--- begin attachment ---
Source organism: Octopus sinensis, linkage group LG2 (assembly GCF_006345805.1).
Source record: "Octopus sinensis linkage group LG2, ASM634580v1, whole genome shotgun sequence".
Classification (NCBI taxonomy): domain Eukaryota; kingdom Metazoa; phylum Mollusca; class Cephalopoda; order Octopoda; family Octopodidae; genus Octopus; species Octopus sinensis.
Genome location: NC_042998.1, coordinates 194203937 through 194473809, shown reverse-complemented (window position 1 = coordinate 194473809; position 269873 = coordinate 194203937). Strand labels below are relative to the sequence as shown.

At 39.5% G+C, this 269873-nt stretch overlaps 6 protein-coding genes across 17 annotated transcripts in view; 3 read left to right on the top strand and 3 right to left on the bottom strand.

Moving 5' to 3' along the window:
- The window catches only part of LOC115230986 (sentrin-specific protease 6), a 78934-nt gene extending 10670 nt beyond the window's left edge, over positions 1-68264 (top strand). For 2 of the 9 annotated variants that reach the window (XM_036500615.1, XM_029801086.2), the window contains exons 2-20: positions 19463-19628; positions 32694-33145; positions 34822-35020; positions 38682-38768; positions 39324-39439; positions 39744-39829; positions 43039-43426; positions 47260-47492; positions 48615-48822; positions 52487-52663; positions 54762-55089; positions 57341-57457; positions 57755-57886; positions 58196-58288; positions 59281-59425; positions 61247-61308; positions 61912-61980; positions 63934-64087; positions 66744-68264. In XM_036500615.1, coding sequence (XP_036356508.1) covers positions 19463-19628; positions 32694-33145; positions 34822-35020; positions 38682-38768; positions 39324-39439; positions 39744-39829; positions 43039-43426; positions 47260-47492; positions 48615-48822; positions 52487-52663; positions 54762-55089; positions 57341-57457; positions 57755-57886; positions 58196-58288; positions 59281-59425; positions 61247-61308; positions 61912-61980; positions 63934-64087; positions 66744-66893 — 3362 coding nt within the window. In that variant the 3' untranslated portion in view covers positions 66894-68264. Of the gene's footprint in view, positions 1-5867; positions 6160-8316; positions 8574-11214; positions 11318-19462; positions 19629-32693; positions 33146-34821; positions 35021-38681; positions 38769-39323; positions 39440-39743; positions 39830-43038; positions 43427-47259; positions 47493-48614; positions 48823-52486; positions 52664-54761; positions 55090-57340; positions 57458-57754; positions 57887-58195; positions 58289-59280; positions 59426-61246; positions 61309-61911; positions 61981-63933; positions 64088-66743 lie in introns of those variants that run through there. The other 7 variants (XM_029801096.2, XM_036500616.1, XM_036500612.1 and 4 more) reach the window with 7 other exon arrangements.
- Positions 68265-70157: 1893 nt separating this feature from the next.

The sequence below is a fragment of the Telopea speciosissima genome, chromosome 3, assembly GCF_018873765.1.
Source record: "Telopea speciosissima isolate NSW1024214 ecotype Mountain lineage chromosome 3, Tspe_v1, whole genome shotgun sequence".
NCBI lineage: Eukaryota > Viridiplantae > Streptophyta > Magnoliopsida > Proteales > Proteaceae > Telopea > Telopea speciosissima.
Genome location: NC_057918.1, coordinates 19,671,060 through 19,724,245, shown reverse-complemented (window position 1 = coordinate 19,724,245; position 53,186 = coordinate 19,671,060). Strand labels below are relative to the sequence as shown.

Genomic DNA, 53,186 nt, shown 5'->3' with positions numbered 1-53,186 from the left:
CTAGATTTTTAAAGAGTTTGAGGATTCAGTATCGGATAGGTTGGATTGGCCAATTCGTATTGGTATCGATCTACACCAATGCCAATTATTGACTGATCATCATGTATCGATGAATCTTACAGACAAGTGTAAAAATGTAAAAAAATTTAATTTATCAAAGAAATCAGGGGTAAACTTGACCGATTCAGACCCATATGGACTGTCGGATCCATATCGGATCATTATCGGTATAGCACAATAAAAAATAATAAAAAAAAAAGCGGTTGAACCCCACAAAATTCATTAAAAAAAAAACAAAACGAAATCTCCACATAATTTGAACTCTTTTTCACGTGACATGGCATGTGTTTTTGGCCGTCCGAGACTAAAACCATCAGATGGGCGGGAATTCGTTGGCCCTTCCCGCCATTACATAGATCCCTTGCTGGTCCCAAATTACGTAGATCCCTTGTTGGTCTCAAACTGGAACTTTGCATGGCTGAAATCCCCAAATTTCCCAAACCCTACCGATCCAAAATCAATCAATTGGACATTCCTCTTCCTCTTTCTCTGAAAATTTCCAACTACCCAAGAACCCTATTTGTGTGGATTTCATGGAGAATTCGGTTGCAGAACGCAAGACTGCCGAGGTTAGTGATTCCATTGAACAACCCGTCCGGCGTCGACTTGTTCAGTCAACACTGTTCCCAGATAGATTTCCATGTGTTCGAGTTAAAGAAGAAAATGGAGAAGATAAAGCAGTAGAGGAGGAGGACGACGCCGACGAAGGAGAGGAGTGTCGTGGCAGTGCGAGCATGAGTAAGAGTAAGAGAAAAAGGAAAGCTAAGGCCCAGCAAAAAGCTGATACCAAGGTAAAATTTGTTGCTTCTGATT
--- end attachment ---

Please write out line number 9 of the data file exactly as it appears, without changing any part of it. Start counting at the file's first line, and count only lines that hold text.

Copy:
The sequence below is a fragment of the Telopea speciosissima genome, chromosome 3, assembly GCF_018873765.1.